It was a great pleasure to work with your sons and daughters — saying goodbye to them for the final time was difficult! I apologize for not being present to greet you at arrivals—alas, I had a flight to catch to Indianapolis! I’ve spent a day resting and I look back on our voyage with nostalgia; they are so talented and industrious… from the first day to the last they amazed me.
For this final post I’d like to share with you the best photos from our trip to Paris. I apologize that the photos lean towards certain students in my Paris student group — we spent Paris in groups of 8+ students with professors (to better let them visit certain preferred sites together) and thus I only had limited moments to capture those outside my group.
The last week has been so busy that I include the pictures here without the general summary that you may be use to (they all come from our final week); they are all from our Paris adventure and I will include as much detail as comes to mind.
Our time in Saumur has come to end with a whirlwind of activities and preparations. Early this past week we had our final three classes, a guided tour of Saumur, and practiced for the farewell show. Yesterday students thanked host families for their warm welcome and put on a terrific show. Next Monday morning your sons and daughters will say their final (sure to be emotional) goodbye to their families and then we will head off to Paris for our three day excursion before returning to the USA. I’ve been asking students how they feel about their final days and I was met with many a resounding: “What! Only three more days in France for Paris? Let’s do another two weeks!”
As usual, here is a brief overview of the week that will be followed with details and pictures:
Final Week of Classes (Monday-Wednesday)
Guided Tour of Saumur (Monday)
Farewell Show (Thursday-Friday)
Final Week of Classes
On Monday, Tuesday, and Wednesday final classes were held at the Institution Saint-Louis. Students turned in their final projects for each class and their projects for the program magazine that we distributed to host families during the farewell show. That all sounds perhaps a bit dreary though and it wasn’t: as these pictures below can attest to the fact that students were rather amusing themselves this last week!
Guided Tour of Saumur
On Monday we had a terrific and energetic tour guide who met us at the Chateau of Saumur to give students a guided tour of the city. Students are already familiar with Saumur, but this tour helped to give them details and sights that they may have overlooked. During the tour we discussed the history of Saumur (a city, she explained, that in its early days was prone to flooding and attacks), saw a very old chapel for traveling knights, and climbed one of the city’s original tower defenses.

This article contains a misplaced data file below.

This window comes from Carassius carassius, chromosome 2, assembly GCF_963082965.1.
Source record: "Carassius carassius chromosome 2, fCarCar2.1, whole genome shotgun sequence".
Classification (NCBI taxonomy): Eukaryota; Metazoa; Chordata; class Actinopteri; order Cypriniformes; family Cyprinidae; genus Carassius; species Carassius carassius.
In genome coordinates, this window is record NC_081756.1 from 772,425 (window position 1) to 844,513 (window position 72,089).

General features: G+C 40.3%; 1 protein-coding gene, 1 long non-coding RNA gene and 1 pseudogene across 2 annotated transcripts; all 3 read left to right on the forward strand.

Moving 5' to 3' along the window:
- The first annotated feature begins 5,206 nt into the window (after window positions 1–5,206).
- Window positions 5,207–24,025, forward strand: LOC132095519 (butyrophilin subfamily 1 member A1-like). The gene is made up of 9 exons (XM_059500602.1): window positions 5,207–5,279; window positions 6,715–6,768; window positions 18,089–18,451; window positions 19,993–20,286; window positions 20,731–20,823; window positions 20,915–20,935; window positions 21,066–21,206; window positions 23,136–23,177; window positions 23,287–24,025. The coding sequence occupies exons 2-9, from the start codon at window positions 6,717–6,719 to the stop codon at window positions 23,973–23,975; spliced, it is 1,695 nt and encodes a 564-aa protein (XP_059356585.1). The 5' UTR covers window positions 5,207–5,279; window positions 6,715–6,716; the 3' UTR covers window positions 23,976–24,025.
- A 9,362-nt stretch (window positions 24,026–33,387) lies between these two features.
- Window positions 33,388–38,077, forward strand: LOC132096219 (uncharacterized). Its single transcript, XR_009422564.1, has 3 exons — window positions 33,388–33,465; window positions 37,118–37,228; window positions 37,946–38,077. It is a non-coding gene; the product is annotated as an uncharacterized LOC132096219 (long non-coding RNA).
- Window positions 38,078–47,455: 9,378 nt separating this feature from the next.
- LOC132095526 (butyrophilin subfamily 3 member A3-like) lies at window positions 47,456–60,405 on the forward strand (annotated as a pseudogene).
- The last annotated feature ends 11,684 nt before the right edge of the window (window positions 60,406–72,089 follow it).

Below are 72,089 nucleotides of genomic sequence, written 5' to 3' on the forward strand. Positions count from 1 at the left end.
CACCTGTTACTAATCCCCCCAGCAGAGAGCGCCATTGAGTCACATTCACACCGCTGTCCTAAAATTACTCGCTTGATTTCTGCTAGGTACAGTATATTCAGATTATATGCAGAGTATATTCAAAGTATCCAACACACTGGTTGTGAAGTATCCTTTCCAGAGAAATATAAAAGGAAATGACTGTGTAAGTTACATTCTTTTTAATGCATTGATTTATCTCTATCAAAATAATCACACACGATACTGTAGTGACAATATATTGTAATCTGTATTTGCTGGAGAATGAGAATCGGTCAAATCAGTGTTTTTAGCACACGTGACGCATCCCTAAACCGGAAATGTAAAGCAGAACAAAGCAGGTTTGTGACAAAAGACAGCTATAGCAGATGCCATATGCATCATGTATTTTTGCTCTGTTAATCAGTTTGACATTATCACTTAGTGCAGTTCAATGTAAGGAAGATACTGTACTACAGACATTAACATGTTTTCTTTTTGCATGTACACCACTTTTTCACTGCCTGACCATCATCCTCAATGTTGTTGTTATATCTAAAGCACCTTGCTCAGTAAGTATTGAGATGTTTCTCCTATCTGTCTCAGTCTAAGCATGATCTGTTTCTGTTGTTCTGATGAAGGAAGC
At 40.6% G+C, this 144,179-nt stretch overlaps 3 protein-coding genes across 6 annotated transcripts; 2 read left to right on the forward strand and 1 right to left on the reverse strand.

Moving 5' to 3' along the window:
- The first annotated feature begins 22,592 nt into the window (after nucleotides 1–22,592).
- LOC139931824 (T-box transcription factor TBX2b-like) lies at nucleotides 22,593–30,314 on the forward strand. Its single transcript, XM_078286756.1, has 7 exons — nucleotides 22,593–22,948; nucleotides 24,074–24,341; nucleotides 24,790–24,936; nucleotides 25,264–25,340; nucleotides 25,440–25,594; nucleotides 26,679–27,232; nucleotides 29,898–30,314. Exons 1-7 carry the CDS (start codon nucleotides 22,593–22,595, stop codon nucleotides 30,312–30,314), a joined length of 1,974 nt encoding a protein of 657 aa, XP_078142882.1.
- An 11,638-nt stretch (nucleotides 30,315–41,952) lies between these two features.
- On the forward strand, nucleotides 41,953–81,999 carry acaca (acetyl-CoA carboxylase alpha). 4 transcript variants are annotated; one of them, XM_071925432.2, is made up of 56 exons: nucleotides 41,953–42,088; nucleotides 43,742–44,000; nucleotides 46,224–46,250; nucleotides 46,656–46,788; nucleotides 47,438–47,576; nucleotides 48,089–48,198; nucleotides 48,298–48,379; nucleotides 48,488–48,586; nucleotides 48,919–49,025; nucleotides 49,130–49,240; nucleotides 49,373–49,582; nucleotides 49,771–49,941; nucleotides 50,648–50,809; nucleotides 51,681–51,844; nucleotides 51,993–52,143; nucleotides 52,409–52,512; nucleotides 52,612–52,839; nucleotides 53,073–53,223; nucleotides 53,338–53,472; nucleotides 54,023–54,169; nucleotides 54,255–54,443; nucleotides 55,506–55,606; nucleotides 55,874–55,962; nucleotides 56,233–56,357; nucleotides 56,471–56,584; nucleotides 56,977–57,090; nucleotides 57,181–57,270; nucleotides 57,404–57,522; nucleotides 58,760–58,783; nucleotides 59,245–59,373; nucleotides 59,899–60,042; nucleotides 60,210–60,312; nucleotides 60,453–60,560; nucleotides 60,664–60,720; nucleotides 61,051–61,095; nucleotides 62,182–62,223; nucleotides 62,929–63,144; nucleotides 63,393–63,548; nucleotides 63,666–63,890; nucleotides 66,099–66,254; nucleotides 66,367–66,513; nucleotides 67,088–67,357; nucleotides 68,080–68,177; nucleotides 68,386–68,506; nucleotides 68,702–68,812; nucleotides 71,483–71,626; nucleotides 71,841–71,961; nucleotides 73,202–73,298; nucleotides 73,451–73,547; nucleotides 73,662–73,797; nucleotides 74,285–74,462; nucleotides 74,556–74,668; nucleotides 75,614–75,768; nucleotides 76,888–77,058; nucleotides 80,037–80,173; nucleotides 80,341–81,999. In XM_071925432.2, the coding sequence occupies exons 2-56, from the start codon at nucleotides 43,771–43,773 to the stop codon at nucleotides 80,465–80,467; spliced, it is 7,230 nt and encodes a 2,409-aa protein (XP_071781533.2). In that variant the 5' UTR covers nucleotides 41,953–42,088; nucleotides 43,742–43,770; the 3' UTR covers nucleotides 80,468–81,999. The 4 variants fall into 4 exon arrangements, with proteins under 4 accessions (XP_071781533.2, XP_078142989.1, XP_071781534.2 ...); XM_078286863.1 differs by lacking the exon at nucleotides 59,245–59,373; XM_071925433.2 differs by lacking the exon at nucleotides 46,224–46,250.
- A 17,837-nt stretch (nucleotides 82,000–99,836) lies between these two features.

Since the start of the program instructors have been working with students to put on the farewell show for the host families: songs, sketches, theater pieces, and a magazine. In the first few weeks students selected the songs and plays that they wanted to perform and drafted sketches and articles. They’ve made a lot of progress in French since then and this last week they were prepared to give an entire show in French! On Thursday and Friday we spent the day practicing the performance (with a cookie/candy break of course!) and then gave the show from 8pm to 10pm on Friday evening. The students did a terrific job: they amused the families with their plays and sketches and touched their families with heartfelt song performances. At the end of the show there were more than a few tears shed when the students sang Toi + Moi (You + Me) and descended from the stage into the audience to hug and dance with family members.
I’d like to take a final moment to thank you all for checking out, supporting, and commenting on the blog. Your sons and daughters have grown a lot during their time in France and I’d like to thank you all for making their total immersion experience possible! It’s been a pleasure to work with your students and share their experiences – I look forward to posting pictures and details of our final excursion in Paris next week!
This week we are getting prepped and pepped for the Family Farewell Show. This will happen Friday evening from 8pm to 10 pm. Your sons and daughters having been busy polishing their theater pieces, working on their sketches (which they wrote!), and practicing multiple French songs. I will grab as many photos as I can of this evening as possible to share!
Last week we requested permission for the Accrobranche (A rope course in the forest) and for this midweek post I thought you might enjoy these photos a host mother was kind enough to share!